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Managing horses on small drylot

 
Lauren Dixon
Posts: 67
Location: Kalispell, Montana
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Hey guys,

So, through a series of mishaps and various disasters, I have found myself in the position of having to bring all 4 of my horses to live at home with me. I have a small 2 acre homestead, and have set aside 1/4 acre space for my equine friends. Obviously, this space will be strictly a dry-lot, with no grazing available, and heavy manure management will be necessary to keep odor and flies at bay. Are there any specific tidbits of advice you guys can offer, to help me succeed in this endeavor, and help to make the horses a benefit to my homestead, rather than a liability? So far, I am thinking that they will be helpful for transportation/fossil fuel reduction, fertilizer/compost production, and free chicken food as I build a manure compost pile (along the lines of Karl Hammer/geoff lawton's plan for no-grain compost fed chickens setups). Any other ideas?
 
Kris schulenburg
Posts: 112
Location: Henry County Ky Zone 6
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Sorry to hear it is not the situation you want. My horses stay in a dry lot at night so they don't get too fat, in winter or drought. What works great for us is to dump (over the winter) manure out real thick, on contour to kill sod or weeds. then grow a 3+ sister combination. Corn, amaranth, perl millet for the tall heavy feeder. Bean, cowpea, vetch for legume/vine and squash or pumpkins. We pick off what we want and feed stalks and legume vines to horses and sheep. (my horses don't like squash or vines)

This fall the ground was in shape to try Eastern gamma grass and legumes for hay next year if i'm lucky. or the next year the ground does good for most garden crops.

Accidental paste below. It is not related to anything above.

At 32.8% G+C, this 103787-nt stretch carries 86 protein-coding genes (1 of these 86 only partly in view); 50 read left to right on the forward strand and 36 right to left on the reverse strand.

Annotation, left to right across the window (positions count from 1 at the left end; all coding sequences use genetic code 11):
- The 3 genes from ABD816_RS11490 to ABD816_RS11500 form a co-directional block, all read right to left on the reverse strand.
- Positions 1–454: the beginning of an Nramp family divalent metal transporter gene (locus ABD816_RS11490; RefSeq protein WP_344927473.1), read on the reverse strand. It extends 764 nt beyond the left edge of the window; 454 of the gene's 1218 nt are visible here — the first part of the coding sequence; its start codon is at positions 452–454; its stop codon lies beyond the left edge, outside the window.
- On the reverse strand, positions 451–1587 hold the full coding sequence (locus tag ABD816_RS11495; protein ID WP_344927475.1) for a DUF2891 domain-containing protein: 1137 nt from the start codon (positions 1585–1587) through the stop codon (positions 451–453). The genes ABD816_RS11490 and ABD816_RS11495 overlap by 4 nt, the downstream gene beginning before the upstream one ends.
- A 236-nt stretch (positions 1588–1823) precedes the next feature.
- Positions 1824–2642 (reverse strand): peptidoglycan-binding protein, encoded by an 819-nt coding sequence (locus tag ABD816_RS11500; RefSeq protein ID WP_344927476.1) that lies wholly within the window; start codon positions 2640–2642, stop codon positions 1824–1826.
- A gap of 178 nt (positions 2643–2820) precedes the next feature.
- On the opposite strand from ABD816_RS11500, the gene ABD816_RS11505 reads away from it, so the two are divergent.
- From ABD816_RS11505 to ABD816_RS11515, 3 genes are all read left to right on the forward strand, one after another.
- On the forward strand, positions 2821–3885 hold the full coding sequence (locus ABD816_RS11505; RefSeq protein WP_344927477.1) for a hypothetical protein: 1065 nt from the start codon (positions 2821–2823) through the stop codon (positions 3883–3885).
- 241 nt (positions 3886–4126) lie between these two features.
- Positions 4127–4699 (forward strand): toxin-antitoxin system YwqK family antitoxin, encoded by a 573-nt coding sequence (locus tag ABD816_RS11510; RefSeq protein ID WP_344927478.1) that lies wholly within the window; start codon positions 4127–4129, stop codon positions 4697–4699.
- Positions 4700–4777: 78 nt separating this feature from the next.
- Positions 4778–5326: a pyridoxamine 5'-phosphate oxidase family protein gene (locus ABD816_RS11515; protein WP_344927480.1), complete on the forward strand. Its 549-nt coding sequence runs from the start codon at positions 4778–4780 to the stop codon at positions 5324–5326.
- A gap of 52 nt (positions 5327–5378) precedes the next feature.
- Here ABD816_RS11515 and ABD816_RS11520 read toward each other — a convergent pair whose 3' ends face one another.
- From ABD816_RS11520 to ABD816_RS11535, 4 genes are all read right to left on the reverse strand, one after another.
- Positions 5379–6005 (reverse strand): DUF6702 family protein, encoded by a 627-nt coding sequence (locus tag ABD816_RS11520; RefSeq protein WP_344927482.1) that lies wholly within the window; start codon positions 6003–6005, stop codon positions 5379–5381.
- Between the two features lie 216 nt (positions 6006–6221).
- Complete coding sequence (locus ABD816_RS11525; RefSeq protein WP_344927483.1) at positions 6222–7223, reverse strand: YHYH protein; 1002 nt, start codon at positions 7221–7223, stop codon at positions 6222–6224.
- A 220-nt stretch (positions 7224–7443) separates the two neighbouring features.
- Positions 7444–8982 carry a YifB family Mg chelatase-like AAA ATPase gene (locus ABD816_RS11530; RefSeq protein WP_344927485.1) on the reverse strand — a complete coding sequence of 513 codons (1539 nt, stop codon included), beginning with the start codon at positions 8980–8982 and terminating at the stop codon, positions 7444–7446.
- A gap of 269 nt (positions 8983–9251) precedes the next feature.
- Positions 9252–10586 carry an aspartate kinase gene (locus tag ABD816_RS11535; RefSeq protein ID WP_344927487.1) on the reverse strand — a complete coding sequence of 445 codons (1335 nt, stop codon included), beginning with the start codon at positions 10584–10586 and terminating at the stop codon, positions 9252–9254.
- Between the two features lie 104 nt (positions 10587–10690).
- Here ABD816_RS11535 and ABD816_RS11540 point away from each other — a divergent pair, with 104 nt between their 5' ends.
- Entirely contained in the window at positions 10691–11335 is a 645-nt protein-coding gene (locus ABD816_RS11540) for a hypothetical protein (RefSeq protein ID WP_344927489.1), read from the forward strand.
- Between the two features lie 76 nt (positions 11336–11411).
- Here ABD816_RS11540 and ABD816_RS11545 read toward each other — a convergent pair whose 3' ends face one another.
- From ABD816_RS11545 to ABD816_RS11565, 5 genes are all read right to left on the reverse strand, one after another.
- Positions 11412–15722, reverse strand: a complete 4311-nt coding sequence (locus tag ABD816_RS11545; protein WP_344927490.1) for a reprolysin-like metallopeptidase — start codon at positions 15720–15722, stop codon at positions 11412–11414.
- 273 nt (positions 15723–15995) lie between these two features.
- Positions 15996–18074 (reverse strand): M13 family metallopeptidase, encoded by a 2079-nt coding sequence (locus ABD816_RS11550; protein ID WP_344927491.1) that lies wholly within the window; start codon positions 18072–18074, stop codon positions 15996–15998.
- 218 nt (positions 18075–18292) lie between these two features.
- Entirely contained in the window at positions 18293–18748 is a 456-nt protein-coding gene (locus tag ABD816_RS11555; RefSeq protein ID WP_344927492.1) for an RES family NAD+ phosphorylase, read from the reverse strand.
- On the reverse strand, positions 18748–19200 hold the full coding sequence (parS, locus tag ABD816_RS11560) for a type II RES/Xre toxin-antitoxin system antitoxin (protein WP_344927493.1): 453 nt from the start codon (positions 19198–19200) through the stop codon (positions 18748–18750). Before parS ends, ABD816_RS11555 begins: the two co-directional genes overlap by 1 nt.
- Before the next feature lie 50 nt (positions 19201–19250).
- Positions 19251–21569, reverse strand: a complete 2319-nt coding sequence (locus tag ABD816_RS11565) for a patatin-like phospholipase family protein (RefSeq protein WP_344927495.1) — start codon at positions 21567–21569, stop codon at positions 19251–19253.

We are doing this between fruit and chestnuts which will be feed in the future.

It does not get us out of buying yet, but it helps (and gives variety). with your chickens doing compost in the summer you should to have great fertility.
 
Ron Sill
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We have been on a one acre dry lot in the Mojave Desert for ten years with 6 horses. Our place is too small and we have too many horses to reduce inputs with grazing or browsing, we feed Tmothy hay and supplements mixed with pellets. We have reduced output by composting the poop and using it in the garden and mix into the sand in the dry lot to help retain moisture. You can see what I've got going on at www.equuscape.org Our horses live in an 'open equine environment' with wind break and shelter but no stalls or barn. In this arrangement the sapce is organized into lanes that lead to water, feed, minerals places to roll and play. The horses are motivated to move around and exercise as a herd and I find that is of huge benefit to their wellbeing.
 
Lauren Dixon
Posts: 67
Location: Kalispell, Montana
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Ron,

I love your setup! Thanks so much for sharing. I will be following your journey and blog, as you go! You have some beautiful ideas.

-Lauren
 
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